Online Cultures and Offline Behaviors – Part 4 – The Importance of Social Media and Social Media as Advertising

Part 4 – The Importance of Social Media and Social Media as Advertising

The Importance of Social Media in our society

The importance of social media is quickly growing; some cities have developed online community newspapers. Social media and online cultures do matter.  Online communication is just one medium in which to transmit information, exchange ideas, and meet people.  Here are some stories of how social media has affected something offline, both positively and negatively.

Case 1. Rock Art Brewery was sent a cease and desist by Monster (the billion-dollar energy drink company), over a Rock Art beer called Vermonster.  To make an incredibly long story short, fans of Rock Art Brewery united on blogs and Twitter urging people to boycott Monster products.  Hashtags ranging from #boycottmonster to #savethevermonster flooded my Twitter feed.  Even non-beer drinkers saw the inequity of the situation and pledged their support for Rock Art Brewery.  Just check out all the blog posts listed here. Those blog posts went up in just a matter of days after the word had gotten out.  Eventually, Monster backed off, and Rock Art Brewery was able to continue selling their Vermonster free of harassment.

Case 2. As I was watching CNN at the gym, Josh Levs was doing a segment about using social media to find missing children.  He showed this Facebook fan page called Missing Children, Let’s find Them.  Imagine an entire city being alerted to a missing child via radio, television, news articles, Facebook, and Twitter.  Finding missing kids would be so much faster and more efficient.  If you know anything about missing children, the length of time they’ve been missing is highly correlated to the likelihood that the child is no longer alive.  Time is critical in these cases.  This is only one way that social media can be beneficial to society.

Case 3. Postsecret.com is a very popular blog filled with secrets submitted on a post card.  While the submitters of the post cards are anonymous, the idea that someone can disclose deep and disturbing secrets has spawn into what amounts to an emotional support group.  Click on any of the comments and you’ll see evidence of an online community within Postsecret.com. One reader’s email on how she decided to not commit suicide was posted for a very long time on PostSecret.com.  Sometimes, we all just need someone to listen to us.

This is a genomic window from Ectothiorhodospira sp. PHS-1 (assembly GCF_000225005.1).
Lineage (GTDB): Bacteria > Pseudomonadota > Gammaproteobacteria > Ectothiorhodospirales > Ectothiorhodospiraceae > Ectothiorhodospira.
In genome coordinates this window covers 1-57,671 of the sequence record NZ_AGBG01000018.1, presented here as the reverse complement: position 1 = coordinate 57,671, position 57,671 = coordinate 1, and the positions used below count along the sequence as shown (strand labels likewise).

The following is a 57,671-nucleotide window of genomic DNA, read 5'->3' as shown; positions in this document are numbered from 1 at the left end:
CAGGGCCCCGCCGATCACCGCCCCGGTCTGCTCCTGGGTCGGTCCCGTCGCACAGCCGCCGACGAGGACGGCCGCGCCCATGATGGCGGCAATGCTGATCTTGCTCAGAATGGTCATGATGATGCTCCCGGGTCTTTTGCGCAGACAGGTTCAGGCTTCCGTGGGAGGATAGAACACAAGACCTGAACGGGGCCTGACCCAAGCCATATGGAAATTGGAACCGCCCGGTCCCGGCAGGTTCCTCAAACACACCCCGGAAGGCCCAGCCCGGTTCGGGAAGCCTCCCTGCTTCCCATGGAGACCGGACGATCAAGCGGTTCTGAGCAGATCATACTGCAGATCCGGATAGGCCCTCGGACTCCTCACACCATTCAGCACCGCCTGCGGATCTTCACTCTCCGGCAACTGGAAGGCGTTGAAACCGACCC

Case 4. This story isn’t about triumph or useful ways that social media can be used; this story is one of how social media can have powerful effects.  You might remember in late 2007, a young girl committed suicideCyberbullying. after receiving messages from a fictitious myspace friend.  The lesson that we should all learn from this story is that social media, though online, is powerful.  It can create strong friendships, and it can also hurt others to the point of committing suicide.  Please use social media carefully.  Stop


Social Media as a means of advertising


Now that we have established that social media is a mainstream mode of communication, let’s look at what it means to advertise via social media.  Research (non-academic to my knowledge) has shown that people are more likely to believe word of mouth marketing (the recommendation of their friends on products) rather than traditional advertising.  The issue with this type of advertising is that – contrary to popular belief – some of the mouths doing the advertising are being paid by the companies for said advertising.  I personally feel that this behavior is misleading because the information is no longer coming from an unbiased source.  If you haven’t already seen it, the Federal Trade Commission has just released guidelines on blogging.  It is common for bloggers to receive complimentary items, but there are some bloggers that are also paid for posts, tweets, or other forms of advertising.  In the food blogging world, there are marketing blogs that are set up to appear as if they were food blogs.  I feel that everything should be disclosed, allowing the consumer to decide who they want to believe.  Here are some links for reading. 


http://www.mediabistro.com/galleycat/publishing/an_open_letter_to_the_ftc_139297.asp


http://www.cbsnews.com/blogs/2009/10/08/taking_liberties/entry5372890.shtml


http://www.practicalecommerce.com/articles/1331-Quick-Query-Attorney-Explains-New-FTC-Blogging-Guidelines


http://www.techcrunch.com/2009/10/05/ftc-values-sponsored-conversations-at-11000-apiece/


http://www.blogwithintegrity.com/


http://www.blogher.com/new-ftc-guidelines-and-what-they-mean-you

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